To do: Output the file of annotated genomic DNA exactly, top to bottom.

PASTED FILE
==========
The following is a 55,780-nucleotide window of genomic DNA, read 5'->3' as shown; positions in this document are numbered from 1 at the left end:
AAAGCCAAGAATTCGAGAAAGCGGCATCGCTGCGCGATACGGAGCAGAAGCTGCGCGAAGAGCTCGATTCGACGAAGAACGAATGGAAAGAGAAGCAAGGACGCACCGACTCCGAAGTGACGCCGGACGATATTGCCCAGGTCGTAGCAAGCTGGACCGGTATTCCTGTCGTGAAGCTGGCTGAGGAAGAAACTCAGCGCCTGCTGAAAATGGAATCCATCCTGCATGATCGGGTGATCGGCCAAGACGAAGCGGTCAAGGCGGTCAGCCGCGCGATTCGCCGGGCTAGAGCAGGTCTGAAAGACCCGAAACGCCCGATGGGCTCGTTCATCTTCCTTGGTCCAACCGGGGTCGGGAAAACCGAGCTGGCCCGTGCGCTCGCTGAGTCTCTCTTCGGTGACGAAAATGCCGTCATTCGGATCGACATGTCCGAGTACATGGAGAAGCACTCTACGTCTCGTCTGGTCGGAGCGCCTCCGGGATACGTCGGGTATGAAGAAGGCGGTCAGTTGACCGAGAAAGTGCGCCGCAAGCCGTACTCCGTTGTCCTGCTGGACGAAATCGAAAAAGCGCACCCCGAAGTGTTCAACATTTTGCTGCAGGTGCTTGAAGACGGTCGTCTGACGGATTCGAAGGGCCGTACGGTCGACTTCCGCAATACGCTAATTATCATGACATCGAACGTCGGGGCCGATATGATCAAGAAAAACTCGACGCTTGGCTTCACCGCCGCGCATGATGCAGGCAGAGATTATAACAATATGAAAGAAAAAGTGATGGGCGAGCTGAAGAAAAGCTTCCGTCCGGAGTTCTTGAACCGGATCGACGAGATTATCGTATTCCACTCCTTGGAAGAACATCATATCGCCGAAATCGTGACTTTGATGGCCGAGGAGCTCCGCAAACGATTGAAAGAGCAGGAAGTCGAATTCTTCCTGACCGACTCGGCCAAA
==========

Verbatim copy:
The following is a 55,780-nucleotide window of genomic DNA, read 5'->3' as shown; positions in this document are numbered from 1 at the left end:
AAAGCCAAGAATTCGAGAAAGCGGCATCGCTGCGCGATACGGAGCAGAAGCTGCGCGAAGAGCTCGATTCGACGAAGAACGAATGGAAAGAGAAGCAAGGACGCACCGACTCCGAAGTGACGCCGGACGATATTGCCCAGGTCGTAGCAAGCTGGACCGGTATTCCTGTCGTGAAGCTGGCTGAGGAAGAAACTCAGCGCCTGCTGAAAATGGAATCCATCCTGCATGATCGGGTGATCGGCCAAGACGAAGCGGTCAAGGCGGTCAGCCGCGCGATTCGCCGGGCTAGAGCAGGTCTGAAAGACCCGAAACGCCCGATGGGCTCGTTCATCTTCCTTGGTCCAACCGGGGTCGGGAAAACCGAGCTGGCCCGTGCGCTCGCTGAGTCTCTCTTCGGTGACGAAAATGCCGTCATTCGGATCGACATGTCCGAGTACATGGAGAAGCACTCTACGTCTCGTCTGGTCGGAGCGCCTCCGGGATACGTCGGGTATGAAGAAGGCGGTCAGTTGACCGAGAAAGTGCGCCGCAAGCCGTACTCCGTTGTCCTGCTGGACGAAATCGAAAAAGCGCACCCCGAAGTGTTCAACATTTTGCTGCAGGTGCTTGAAGACGGTCGTCTGACGGATTCGAAGGGCCGTACGGTCGACTTCCGCAATACGCTAATTATCATGACATCGAACGTCGGGGCCGATATGATCAAGAAAAACTCGACGCTTGGCTTCACCGCCGCGCATGATGCAGGCAGAGATTATAACAATATGAAAGAAAAAGTGATGGGCGAGCTGAAGAAAAGCTTCCGTCCGGAGTTCTTGAACCGGATCGACGAGATTATCGTATTCCACTCCTTGGAAGAACATCATATCGCCGAAATCGTGACTTTGATGGCCGAGGAGCTCCGCAAACGATTGAAAGAGCAGGAAGTCGAATTCTTCCTGACCGACTCGGCCAAA